19th Century Mormon Women and Work in the West, Part II
Practically all women in Utah following the establishment of a Mormon settlement near Salt Lake would have worked extremely hard to support their families through basic agriculture, such as farming and ranching. Yet the circumstances of Mormon women were often unique. While a non-Mormon woman in the 19th Century might need to support herself and her family while a husband recovered from an accident, or after he left the family, Mormon women were often deprived of their husbands for other reasons. Many women, such as Emily Hill Mills Woodmansee and Mary Haskin Parks Richards were left at home while their husbands served missions. Emily Woodmansee, a noted poet and hymnwriter, described the period of her first husband’s mission as follows:
“I had striven hard to keep out of debt, determined to do my part as a missionary’s wife, that when my husband came back he might not be hampered on my account. Nevertheless ‘hard times’ stared me in the face, and I was almost overwhelmed by circumstances beyond my control. During the winter season of 1863-4, (owing to the war [Civil War] and many circumstances combined) provisions and other necessaries commanded almost fabulous prices, and I could not see how I should ever be able to keep ‘the wolf from the door.’ To add to my trouble,the house I occupied (and to which I had been led to believe I had some claim,) was sold over my head and thus I had the prospect of being homeless, at a time when rents were going up double and treble” (From her autobiography, available offsite at this link–I take no responsibility for its maintenance).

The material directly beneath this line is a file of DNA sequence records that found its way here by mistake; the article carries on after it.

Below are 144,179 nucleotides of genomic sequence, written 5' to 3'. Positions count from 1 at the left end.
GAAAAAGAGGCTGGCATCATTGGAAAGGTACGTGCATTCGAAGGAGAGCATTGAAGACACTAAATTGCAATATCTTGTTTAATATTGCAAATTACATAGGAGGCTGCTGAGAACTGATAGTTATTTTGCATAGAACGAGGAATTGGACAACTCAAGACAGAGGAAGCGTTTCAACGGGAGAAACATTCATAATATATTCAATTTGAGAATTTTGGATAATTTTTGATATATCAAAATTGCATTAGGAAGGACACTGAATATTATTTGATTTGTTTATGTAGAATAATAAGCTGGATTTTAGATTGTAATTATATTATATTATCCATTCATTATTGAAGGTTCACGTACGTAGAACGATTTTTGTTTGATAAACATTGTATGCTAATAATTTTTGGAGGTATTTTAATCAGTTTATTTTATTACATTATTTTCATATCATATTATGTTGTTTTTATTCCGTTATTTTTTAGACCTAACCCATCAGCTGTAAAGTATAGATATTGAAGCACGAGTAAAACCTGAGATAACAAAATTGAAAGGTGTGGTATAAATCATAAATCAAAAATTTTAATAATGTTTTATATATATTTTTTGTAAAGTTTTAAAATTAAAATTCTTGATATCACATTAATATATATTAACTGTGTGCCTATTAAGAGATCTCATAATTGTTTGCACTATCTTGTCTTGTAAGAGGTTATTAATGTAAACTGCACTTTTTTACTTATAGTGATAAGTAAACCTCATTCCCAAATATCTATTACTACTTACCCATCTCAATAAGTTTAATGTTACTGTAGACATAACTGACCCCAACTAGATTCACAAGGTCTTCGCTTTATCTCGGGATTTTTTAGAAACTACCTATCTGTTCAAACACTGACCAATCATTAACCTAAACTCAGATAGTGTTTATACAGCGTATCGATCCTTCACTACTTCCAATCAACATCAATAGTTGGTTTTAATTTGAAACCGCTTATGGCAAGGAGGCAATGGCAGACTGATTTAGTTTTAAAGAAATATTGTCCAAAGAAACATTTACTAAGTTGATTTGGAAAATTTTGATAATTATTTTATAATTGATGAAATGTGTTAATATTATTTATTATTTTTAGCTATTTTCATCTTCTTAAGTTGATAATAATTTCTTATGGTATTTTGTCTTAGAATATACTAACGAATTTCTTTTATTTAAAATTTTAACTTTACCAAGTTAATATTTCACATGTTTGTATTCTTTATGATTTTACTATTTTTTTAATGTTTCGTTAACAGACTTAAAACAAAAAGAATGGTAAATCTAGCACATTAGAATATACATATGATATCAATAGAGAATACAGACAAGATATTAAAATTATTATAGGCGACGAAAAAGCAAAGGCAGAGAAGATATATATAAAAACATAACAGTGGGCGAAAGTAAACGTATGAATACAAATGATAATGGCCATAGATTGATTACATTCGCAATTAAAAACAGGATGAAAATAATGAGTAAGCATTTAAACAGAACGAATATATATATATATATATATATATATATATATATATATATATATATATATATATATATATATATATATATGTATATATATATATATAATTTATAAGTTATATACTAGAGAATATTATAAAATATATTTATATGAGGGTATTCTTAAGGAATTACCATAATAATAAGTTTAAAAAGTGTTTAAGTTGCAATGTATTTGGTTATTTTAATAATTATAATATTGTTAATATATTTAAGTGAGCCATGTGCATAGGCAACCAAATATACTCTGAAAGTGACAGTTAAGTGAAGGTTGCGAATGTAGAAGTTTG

Woodmansee would return to the workforce again in 1865 when her husband’s business ventures failed. She posted the following notice in The [Deseret] News’ Supplement of June 7, 1865, which is unfortunately not a digitized segment of the Deseret News in BYU’s digital collection.